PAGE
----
Auguste Herbin was born in 1882 in Quievy, Nord, France. He studied drawing at the École des Beaux-Arts, Lille between 1898 and 1901, before moving to Paris, where he worked in isolation for several years. He moved into the Bateau Lavoir studios in 1909, and there he met Picasso, Georges Braque and Juan Gris.
Herbin’s early works, such as Le Pont, 1906, and especially those that he sent to the Salon des Indépendants in 1906, illustrate the influence of Impressionism and Post-Impressionism. However, these influences became less visible after he encountered the work of the Cubists in Bateau-Lavoir. Between 1917 and 1921, his works were largely Cubist in style, sometimes incorporating pure geometrical elements. It was during this period that he was noticed by the art collector Léonce Rosenberg who exhibited his works at his Galerie de l’Effort Moderne on several occasions in 1918 and 1921. After receiving some negative remarks from critics, Herbin reverted temporarily between 1922 and 1925 to a more representational style, completing several portraits and landscapes during this period.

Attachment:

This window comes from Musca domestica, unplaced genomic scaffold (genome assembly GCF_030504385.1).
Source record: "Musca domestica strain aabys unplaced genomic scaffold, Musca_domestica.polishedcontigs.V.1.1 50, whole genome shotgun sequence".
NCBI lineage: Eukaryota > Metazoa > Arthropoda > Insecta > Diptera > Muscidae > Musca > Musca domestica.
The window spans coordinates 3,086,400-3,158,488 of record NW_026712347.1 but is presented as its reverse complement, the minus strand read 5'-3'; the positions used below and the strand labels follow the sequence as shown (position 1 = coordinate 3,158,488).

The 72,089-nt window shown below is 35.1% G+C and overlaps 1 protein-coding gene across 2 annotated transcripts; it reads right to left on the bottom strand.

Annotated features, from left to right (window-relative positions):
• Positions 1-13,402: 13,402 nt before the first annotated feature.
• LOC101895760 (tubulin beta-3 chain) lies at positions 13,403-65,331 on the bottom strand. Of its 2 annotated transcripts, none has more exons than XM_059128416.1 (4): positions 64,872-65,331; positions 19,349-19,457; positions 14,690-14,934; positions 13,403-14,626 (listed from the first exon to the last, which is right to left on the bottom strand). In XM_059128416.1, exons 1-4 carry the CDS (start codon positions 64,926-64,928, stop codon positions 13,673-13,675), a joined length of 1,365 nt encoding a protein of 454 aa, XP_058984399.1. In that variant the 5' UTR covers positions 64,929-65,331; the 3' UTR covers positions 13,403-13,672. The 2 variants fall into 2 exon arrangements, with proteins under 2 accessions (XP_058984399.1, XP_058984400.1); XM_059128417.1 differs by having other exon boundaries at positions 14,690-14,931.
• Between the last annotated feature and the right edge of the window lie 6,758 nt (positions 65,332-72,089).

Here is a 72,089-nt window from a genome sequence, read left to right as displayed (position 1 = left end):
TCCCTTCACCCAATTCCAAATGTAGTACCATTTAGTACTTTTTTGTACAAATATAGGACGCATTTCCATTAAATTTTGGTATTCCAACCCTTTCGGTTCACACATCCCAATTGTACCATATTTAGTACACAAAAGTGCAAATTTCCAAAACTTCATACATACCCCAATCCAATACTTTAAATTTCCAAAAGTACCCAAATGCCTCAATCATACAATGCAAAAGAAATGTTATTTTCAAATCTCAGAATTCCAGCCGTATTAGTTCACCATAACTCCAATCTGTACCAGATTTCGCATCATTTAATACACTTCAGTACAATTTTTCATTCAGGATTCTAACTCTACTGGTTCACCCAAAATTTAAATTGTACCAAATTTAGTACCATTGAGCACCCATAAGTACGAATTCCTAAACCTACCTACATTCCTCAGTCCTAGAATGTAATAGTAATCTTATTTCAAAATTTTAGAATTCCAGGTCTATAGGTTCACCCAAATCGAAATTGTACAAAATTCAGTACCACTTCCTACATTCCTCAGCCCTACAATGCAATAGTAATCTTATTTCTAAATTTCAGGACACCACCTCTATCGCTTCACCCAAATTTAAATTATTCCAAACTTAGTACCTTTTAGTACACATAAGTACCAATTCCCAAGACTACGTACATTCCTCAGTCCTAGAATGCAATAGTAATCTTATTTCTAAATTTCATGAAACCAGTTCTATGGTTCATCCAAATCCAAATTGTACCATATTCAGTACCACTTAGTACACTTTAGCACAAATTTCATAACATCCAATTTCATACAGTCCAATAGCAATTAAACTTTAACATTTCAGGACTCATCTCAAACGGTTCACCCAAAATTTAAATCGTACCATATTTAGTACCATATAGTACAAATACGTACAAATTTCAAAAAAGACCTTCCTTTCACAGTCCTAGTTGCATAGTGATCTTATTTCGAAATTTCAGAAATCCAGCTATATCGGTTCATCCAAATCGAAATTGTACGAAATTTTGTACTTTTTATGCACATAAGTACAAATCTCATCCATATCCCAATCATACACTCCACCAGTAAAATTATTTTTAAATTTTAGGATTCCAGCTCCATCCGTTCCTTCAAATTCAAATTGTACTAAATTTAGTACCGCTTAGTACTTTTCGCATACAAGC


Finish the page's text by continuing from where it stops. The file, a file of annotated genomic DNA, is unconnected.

He returned to abstraction in 1926 and co-founded the artist group ‘Abstraction-Création’ with Vantongerloo in 1931. He produced several compositions made up of coloured geometric shapes at this time. In 1946 he developed, a compositional system based on the structure of letters (‘alphabet plastique’), which he published three years later in his influential L’Art Non-Figuratif Non-Objectif. He co-founded the ‘Salon des Réalites Nouvelles’ after World War II and became its president in 1955.
Herbin’s architectural approach and use of colour has made his work widely known in the international art world. A major retrospective of his work was held at the Guggenheim Museum in New York in 1979 and several of his paintings were included in the exhibition ‘Positionen unabhängiger Kunst in Europa um 1937’ at the Kunstsammlung Nordrhein-Westfalen in Düsseldorf in 1987. Herbin died in Paris in 1960.